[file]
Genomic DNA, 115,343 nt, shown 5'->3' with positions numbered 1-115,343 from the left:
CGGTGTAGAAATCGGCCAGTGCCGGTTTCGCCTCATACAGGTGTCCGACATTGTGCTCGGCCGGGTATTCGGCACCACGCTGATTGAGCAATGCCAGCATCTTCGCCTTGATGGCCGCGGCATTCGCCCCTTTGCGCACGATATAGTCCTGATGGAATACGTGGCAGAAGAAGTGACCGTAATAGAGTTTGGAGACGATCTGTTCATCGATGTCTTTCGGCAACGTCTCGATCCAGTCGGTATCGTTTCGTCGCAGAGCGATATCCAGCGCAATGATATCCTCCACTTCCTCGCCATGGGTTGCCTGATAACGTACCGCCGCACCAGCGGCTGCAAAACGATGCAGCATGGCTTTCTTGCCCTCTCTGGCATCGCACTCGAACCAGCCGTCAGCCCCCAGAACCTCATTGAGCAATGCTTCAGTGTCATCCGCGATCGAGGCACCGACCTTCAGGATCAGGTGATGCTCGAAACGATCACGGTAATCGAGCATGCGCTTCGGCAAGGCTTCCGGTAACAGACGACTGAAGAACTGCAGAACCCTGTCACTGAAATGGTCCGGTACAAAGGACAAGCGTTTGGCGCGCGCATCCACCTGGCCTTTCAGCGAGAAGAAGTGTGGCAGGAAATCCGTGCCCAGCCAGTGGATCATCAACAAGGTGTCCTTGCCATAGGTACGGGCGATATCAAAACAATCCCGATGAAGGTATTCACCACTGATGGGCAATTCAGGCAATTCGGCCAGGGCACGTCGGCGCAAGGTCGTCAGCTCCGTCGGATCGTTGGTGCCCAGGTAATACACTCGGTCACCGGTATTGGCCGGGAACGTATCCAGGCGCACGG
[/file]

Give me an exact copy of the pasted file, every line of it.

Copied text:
Genomic DNA, 115,343 nt, shown 5'->3' with positions numbered 1-115,343 from the left:
CGGTGTAGAAATCGGCCAGTGCCGGTTTCGCCTCATACAGGTGTCCGACATTGTGCTCGGCCGGGTATTCGGCACCACGCTGATTGAGCAATGCCAGCATCTTCGCCTTGATGGCCGCGGCATTCGCCCCTTTGCGCACGATATAGTCCTGATGGAATACGTGGCAGAAGAAGTGACCGTAATAGAGTTTGGAGACGATCTGTTCATCGATGTCTTTCGGCAACGTCTCGATCCAGTCGGTATCGTTTCGTCGCAGAGCGATATCCAGCGCAATGATATCCTCCACTTCCTCGCCATGGGTTGCCTGATAACGTACCGCCGCACCAGCGGCTGCAAAACGATGCAGCATGGCTTTCTTGCCCTCTCTGGCATCGCACTCGAACCAGCCGTCAGCCCCCAGAACCTCATTGAGCAATGCTTCAGTGTCATCCGCGATCGAGGCACCGACCTTCAGGATCAGGTGATGCTCGAAACGATCACGGTAATCGAGCATGCGCTTCGGCAAGGCTTCCGGTAACAGACGACTGAAGAACTGCAGAACCCTGTCACTGAAATGGTCCGGTACAAAGGACAAGCGTTTGGCGCGCGCATCCACCTGGCCTTTCAGCGAGAAGAAGTGTGGCAGGAAATCCGTGCCCAGCCAGTGGATCATCAACAAGGTGTCCTTGCCATAGGTACGGGCGATATCAAAACAATCCCGATGAAGGTATTCACCACTGATGGGCAATTCAGGCAATTCGGCCAGGGCACGTCGGCGCAAGGTCGTCAGCTCCGTCGGATCGTTGGTGCCCAGGTAATACACTCGGTCACCGGTATTGGCCGGGAACGTATCCAGGCGCACGG